Water Department Says 99.8% of Water Meters Re-Read Citywide - NBC 7 San Diego

Water Department Says 99.8% of Water Meters Re-Read Citywide

Responding to a wave of water billing complaints, San Diego’s Public Utilities Department vowed to re-read all water meters by this week.

    processing...

    NEWSLETTERS

    City Promises to Have All Water Meters Re-Read, Has It?

    NBC 7's Consumer Bob looks into it in this NBC 7 Responds. (Published Thursday, April 12, 2018)

    While the San Diego City Auditor is investigating a spike in billing complaints from earlier this year, the Public Utilities Department said they would re-read every water meter citywide by Tuesday, April 10. 

    NBC 7 Responds has been covering water billing problems in the city for months. Some homeowners have voiced frustration and doubt over whether the city’s workers had been reading their meters or just estimating their bills. 

    In February, NBC 7 Responds discovered one homeowner’s water meter in Tierrasanta not working at all. According to data on all water meter repairs and replacements, requested by NBC 7 Responds, the home’s water meter had been labeled as replaced in 2015 under the city’s new smart water meter program. 

     

    At a City Council Environmental Committee Hearing on March 8, City Council Member Chris Cate asked representatives from the Public Utilities Department about the promise to re-read water meters.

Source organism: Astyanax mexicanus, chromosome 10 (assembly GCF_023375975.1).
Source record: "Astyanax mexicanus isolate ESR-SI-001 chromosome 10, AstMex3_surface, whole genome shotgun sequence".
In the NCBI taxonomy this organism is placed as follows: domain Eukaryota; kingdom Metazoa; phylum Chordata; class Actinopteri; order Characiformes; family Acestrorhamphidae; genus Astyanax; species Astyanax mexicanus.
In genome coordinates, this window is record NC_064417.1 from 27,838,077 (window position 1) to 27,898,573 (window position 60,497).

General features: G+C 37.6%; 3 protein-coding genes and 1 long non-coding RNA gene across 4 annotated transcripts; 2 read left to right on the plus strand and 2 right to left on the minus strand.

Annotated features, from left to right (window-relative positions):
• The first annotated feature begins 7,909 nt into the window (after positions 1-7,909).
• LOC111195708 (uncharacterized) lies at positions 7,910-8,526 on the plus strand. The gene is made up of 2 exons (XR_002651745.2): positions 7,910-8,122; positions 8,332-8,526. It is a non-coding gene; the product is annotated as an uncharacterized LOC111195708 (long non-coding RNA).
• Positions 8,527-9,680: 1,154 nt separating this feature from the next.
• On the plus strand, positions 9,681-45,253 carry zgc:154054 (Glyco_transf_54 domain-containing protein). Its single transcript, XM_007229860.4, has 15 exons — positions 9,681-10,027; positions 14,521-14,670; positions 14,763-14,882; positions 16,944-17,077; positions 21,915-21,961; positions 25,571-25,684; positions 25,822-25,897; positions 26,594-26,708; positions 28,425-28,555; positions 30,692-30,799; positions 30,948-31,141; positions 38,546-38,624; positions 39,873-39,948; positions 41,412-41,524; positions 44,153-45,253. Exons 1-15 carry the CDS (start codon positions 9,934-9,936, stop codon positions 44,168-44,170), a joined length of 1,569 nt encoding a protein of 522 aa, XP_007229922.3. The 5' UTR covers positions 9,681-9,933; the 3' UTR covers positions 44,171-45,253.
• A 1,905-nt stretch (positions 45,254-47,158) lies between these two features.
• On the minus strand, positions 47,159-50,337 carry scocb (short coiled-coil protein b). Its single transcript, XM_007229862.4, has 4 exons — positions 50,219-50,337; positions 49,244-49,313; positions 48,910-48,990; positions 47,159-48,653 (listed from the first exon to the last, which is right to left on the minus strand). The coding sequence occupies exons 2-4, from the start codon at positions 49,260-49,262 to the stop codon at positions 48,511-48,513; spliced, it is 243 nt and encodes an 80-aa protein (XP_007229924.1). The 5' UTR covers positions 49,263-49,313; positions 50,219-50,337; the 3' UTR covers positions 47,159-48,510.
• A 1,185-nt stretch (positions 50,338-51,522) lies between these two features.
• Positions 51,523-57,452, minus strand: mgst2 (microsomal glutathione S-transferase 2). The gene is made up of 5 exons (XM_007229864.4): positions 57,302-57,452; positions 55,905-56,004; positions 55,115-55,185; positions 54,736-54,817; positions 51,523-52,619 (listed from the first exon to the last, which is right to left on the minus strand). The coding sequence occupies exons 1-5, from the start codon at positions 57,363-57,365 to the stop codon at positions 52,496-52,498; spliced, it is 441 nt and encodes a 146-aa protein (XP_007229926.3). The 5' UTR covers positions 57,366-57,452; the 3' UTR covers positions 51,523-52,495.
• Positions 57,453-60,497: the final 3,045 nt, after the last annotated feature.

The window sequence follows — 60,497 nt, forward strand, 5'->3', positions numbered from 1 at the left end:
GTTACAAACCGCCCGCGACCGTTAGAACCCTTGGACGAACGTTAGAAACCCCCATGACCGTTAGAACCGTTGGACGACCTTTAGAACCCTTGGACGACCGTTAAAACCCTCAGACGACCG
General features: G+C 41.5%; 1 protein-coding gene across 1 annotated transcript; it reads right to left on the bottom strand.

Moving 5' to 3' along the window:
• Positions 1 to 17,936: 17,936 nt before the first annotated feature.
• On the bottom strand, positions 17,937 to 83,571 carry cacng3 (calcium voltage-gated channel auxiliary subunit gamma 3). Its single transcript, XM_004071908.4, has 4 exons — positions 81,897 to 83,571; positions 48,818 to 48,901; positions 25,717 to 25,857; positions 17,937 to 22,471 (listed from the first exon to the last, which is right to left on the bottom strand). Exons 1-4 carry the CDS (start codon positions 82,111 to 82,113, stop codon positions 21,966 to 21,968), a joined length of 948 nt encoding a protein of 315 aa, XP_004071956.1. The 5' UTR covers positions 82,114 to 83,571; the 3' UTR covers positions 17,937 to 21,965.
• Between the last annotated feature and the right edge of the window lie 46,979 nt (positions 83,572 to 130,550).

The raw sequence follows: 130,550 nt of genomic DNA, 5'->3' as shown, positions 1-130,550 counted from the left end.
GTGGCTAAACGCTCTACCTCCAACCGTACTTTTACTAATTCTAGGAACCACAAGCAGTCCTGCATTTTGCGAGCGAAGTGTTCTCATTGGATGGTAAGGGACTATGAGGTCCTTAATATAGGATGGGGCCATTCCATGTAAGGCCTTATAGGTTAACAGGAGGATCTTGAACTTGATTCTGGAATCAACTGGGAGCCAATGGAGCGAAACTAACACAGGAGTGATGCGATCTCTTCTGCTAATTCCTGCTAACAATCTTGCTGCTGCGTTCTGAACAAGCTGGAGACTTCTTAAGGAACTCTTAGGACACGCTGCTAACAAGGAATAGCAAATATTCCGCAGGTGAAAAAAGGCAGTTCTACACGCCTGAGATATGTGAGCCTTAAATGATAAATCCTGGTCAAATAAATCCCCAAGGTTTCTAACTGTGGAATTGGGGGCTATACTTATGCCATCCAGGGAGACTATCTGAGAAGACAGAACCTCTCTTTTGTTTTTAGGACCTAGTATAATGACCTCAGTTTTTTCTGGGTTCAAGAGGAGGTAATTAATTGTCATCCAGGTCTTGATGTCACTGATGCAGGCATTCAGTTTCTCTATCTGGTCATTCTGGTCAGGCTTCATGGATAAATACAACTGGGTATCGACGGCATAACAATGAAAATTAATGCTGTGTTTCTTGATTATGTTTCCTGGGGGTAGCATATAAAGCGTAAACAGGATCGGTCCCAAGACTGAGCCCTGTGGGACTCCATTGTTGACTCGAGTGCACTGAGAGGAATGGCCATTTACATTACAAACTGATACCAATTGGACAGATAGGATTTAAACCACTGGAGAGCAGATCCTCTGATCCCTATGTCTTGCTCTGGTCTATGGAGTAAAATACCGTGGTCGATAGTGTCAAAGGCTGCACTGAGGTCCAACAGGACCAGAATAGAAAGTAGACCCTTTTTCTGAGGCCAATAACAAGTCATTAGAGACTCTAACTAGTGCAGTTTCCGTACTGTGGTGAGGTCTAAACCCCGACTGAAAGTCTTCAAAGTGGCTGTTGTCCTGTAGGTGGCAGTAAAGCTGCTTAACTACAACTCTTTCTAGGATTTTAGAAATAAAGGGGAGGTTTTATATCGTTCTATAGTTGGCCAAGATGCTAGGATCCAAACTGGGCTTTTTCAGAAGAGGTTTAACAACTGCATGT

“The Mayor made a commitment to re-read all of the [water] meters, what is the status of that?” Cate said. 

    “By April 10th, all meter reads will be done,” Public Utilities Department Director Vic Bianes said. “We will then take that information and review it.” 

    On Tuesday, NBC 7 Responds asked the Public Utilities Department if they met their commitment and inspected every water meter. 

    In an email, Arian Collins, Senior Public Information Officer for the city of San Diego said. “As of April 10, 2018, the Public Utilities staff read 279,947 of the 280,519 meters in our system, which equates to 99.80 percent completion.” 

    For the 572 meters that have not been re-read, Collins said most were due to access issues including blocked meter boxes from landscaping, parked cars, bee hives or meters located in canyons. 

    On April 10, NBC 7 Responds went back to the Tierrasanta home where the meter is located on the street corner with easy access but found the meter is still not working. 

    “The planned schedule is to resolve the access challenges as quickly as possible,” Collins said, “The Department has a plan in place to be completed by the end of May.” 

    The Public Utilities Department said customers will be notified if their water meter has been re-read by door hangers explaining what the worker found on their visit.